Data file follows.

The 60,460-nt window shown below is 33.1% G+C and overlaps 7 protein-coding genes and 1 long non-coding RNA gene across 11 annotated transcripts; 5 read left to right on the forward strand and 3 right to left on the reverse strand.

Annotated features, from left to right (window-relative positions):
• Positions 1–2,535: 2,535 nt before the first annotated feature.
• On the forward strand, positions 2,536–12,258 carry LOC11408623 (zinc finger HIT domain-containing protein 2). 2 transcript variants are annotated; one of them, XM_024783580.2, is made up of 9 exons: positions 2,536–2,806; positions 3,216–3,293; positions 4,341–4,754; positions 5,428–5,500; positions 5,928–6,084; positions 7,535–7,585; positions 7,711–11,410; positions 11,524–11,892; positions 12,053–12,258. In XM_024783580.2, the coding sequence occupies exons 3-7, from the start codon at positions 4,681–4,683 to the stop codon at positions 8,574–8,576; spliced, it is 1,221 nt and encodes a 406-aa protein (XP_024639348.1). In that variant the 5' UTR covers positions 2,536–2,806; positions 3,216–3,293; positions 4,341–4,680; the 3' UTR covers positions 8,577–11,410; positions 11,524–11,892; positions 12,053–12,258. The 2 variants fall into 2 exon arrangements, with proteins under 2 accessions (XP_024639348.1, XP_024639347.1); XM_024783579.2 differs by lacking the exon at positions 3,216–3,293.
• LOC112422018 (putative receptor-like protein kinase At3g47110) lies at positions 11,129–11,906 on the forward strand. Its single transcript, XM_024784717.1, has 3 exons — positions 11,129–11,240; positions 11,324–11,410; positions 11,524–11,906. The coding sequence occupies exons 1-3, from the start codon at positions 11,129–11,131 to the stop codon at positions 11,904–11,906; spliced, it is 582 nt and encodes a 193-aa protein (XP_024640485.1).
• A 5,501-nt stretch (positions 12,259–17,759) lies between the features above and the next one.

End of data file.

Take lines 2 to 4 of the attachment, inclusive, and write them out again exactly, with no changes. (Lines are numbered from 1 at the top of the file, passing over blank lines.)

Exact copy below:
Annotated features, from left to right (window-relative positions):
• Positions 1–2,535: 2,535 nt before the first annotated feature.
• On the forward strand, positions 2,536–12,258 carry LOC11408623 (zinc finger HIT domain-containing protein 2). 2 transcript variants are annotated; one of them, XM_024783580.2, is made up of 9 exons: positions 2,536–2,806; positions 3,216–3,293; positions 4,341–4,754; positions 5,428–5,500; positions 5,928–6,084; positions 7,535–7,585; positions 7,711–11,410; positions 11,524–11,892; positions 12,053–12,258. In XM_024783580.2, the coding sequence occupies exons 3-7, from the start codon at positions 4,681–4,683 to the stop codon at positions 8,574–8,576; spliced, it is 1,221 nt and encodes a 406-aa protein (XP_024639348.1). In that variant the 5' UTR covers positions 2,536–2,806; positions 3,216–3,293; positions 4,341–4,680; the 3' UTR covers positions 8,577–11,410; positions 11,524–11,892; positions 12,053–12,258. The 2 variants fall into 2 exon arrangements, with proteins under 2 accessions (XP_024639348.1, XP_024639347.1); XM_024783579.2 differs by lacking the exon at positions 3,216–3,293.